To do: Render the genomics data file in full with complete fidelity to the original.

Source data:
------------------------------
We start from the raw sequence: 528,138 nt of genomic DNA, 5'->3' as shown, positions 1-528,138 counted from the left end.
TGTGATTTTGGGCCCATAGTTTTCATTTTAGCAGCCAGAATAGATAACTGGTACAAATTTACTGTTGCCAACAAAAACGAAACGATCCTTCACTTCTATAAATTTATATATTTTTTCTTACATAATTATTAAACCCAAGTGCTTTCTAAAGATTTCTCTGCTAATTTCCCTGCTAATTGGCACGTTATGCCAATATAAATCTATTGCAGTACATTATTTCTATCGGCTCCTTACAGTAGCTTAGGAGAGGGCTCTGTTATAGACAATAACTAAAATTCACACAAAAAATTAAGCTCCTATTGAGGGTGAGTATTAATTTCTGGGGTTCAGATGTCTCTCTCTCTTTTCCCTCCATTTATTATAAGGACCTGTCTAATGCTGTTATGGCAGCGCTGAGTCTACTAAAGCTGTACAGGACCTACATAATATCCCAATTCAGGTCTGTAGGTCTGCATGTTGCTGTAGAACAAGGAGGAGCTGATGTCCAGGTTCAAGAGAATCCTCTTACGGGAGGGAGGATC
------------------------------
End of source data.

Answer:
We start from the raw sequence: 528,138 nt of genomic DNA, 5'->3' as shown, positions 1-528,138 counted from the left end.
TGTGATTTTGGGCCCATAGTTTTCATTTTAGCAGCCAGAATAGATAACTGGTACAAATTTACTGTTGCCAACAAAAACGAAACGATCCTTCACTTCTATAAATTTATATATTTTTTCTTACATAATTATTAAACCCAAGTGCTTTCTAAAGATTTCTCTGCTAATTTCCCTGCTAATTGGCACGTTATGCCAATATAAATCTATTGCAGTACATTATTTCTATCGGCTCCTTACAGTAGCTTAGGAGAGGGCTCTGTTATAGACAATAACTAAAATTCACACAAAAAATTAAGCTCCTATTGAGGGTGAGTATTAATTTCTGGGGTTCAGATGTCTCTCTCTCTTTTCCCTCCATTTATTATAAGGACCTGTCTAATGCTGTTATGGCAGCGCTGAGTCTACTAAAGCTGTACAGGACCTACATAATATCCCAATTCAGGTCTGTAGGTCTGCATGTTGCTGTAGAACAAGGAGGAGCTGATGTCCAGGTTCAAGAGAATCCTCTTACGGGAGGGAGGATC